Several parks or park entrances are scheduled to reopen on Saturday, May 9: Sunol Regional Wilderness, the main parking lot at Coyote Hills in Fremont, the Doolittle Drive entrance to Martin Luther King Jr.
Regional Shoreline in Oakland and the Redwood Road entrance to Redwood Regional Park in Oakland. The Bear Creek Road entrance to Briones Regional Park near Orinda will open May 11.
At the request of the city of Fremont, the Stanford Avenue staging area at Mission Peak Regional Preserve will remain closed until June 1.
Other park restrictions may be lifted, too. For up-to-date information, visit the park district website at ebparks.org and click on “COVID-19 Park and Trail Updates” at the top of the home page.
Keep it clean
The park district also was scheduled to resume trash collections and reopen most restrooms. However, it’s best to expect to pack out your trash and “go before you go,” just in case. Drinking fountains are closed, so bring your own water in a non-disposable container. And don’t forget hand sanitizer.
Other anti-coronavirus measures are still in force, so remember to keep your excursions close to home, go in small groups of immediate family, maintain at least six feet of social distance from other groups, bring masks to wear when social distancing isn’t possible and keep your dogs on leash at all times.
As Gov. Gavin Newsom has said many times, we’re not out of the woods yet. So when you’re in the woods, act accordingly.
Timely lesson about rattlesnakes
This is a good time for my annual rattlesnake advisory, since the snakes are out and about this time of year.
The best way to avoid snakes is to stay on official trails, although I saw a rattler recently slinking across the Old Briones Road Trail near Martinez.
When walking or cycling, keep an eye on the path ahead. Definitely do not take shortcuts through tall grass and brush. If you stop to rest, avoid the rock piles, logs and tall grass that are snake habitat.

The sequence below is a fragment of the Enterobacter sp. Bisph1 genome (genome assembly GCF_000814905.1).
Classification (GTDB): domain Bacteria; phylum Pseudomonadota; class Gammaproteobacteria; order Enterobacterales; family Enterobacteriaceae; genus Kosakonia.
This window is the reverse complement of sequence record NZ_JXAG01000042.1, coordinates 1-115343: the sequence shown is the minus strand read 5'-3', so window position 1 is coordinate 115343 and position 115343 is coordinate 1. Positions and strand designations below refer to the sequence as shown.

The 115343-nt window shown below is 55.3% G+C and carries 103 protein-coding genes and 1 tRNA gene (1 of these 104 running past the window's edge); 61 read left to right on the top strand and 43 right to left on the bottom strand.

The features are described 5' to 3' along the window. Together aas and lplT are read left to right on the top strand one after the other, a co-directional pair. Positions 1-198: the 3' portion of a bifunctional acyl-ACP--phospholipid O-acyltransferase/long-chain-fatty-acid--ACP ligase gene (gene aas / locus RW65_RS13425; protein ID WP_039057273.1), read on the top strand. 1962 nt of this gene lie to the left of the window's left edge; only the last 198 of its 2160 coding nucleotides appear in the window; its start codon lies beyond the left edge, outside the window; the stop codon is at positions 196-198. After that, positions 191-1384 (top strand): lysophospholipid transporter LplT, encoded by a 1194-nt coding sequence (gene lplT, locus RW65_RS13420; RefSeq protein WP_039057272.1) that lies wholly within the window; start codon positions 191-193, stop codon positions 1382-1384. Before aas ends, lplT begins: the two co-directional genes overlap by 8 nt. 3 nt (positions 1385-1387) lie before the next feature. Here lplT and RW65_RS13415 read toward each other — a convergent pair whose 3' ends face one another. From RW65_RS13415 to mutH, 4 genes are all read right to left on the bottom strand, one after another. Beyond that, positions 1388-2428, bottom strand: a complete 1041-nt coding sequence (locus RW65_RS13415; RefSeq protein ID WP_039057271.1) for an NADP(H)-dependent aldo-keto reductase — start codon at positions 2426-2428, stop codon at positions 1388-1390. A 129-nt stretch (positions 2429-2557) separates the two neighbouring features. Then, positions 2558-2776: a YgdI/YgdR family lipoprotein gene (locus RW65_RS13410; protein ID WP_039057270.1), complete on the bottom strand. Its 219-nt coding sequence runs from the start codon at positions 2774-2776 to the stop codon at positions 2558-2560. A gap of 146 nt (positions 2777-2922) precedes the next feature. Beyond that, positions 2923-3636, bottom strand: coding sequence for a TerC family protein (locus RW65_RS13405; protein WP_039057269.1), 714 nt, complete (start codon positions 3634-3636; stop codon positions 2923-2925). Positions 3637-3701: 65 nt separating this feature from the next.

If you see a snake on a trail or fire road, give it lots of space. And for heaven’s sake, don’t tease it or pick it up.
Rattlesnakes are not aggressive and will avoid us if possible. We’re much larger than the small rodents that are their preferred diet.
Keep your pet under control at all times. Curious by nature, dogs may run right up to a snake and get bitten. If it’s a rattlesnake, the result can be an expensive vet bill.
If you see a rattlesnake in a parking lot or picnic area, contact a park ranger and the ranger will relocate it.
Gopher snakes look a lot like rattlesnakes and will even mimic rattlers by thrashing their tails to create a rattle-like sound. Their bite is painful, but they do not inject venom. There are posters at park district trailheads that illustrate the difference between the two snakes.
In the unlikely event of a rattlesnake bite, here are first aid recommendations:
- Remain calm and move beyond the snake’s striking distance.
- Remove jewelry and tight clothing before the bitten area starts to swell.
- Position yourself, if possible, so that the bite is at or below the level of your heart.
- Clean the wound, but don’t flush it with water. Cover it with a clean, dry dressing.
- Minimize movement. If possible, carry a victim who must be transported or have him or her walk slowly.
- Get to a hospital as soon as possible for anti-venom treatment.
The emergency phone number within the regional parks is 510-881-1121. Using 911 works too, but it is routed through the California Highway Patrol, so there can be a delay.
Snakebites are extremely rare and treatment is effective. So with a bit of caution, common sense and awareness of your surroundings, you can enjoy your outdoor experience free from worry.
Ned MacKay writes a regular column about East Bay Regional Park District sites and activities. Email him at firstname.lastname@example.org.